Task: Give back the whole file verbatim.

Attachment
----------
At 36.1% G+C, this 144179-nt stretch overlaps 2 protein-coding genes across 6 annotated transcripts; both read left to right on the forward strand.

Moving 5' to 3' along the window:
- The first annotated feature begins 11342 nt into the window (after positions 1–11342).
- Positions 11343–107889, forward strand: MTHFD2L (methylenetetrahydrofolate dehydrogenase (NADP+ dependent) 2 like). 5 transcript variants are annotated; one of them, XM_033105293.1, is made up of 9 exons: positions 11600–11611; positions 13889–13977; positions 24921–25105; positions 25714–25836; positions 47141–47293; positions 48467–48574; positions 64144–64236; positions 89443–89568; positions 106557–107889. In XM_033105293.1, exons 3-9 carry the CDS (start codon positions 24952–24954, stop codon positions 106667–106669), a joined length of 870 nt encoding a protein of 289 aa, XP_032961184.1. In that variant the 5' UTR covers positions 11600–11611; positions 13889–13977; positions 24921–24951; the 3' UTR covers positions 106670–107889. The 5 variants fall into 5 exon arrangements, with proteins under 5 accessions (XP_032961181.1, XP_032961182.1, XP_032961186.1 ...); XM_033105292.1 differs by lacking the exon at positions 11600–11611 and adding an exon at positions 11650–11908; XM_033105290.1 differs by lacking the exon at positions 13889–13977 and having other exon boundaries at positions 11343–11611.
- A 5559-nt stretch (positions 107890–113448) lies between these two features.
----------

At 36.1% G+C, this 144179-nt stretch overlaps 2 protein-coding genes across 6 annotated transcripts; both read left to right on the forward strand.

Moving 5' to 3' along the window:
- The first annotated feature begins 11342 nt into the window (after positions 1–11342).
- Positions 11343–107889, forward strand: MTHFD2L (methylenetetrahydrofolate dehydrogenase (NADP+ dependent) 2 like). 5 transcript variants are annotated; one of them, XM_033105293.1, is made up of 9 exons: positions 11600–11611; positions 13889–13977; positions 24921–25105; positions 25714–25836; positions 47141–47293; positions 48467–48574; positions 64144–64236; positions 89443–89568; positions 106557–107889. In XM_033105293.1, exons 3-9 carry the CDS (start codon positions 24952–24954, stop codon positions 106667–106669), a joined length of 870 nt encoding a protein of 289 aa, XP_032961184.1. In that variant the 5' UTR covers positions 11600–11611; positions 13889–13977; positions 24921–24951; the 3' UTR covers positions 106670–107889. The 5 variants fall into 5 exon arrangements, with proteins under 5 accessions (XP_032961181.1, XP_032961182.1, XP_032961186.1 ...); XM_033105292.1 differs by lacking the exon at positions 11600–11611 and adding an exon at positions 11650–11908; XM_033105290.1 differs by lacking the exon at positions 13889–13977 and having other exon boundaries at positions 11343–11611.
- A 5559-nt stretch (positions 107890–113448) lies between these two features.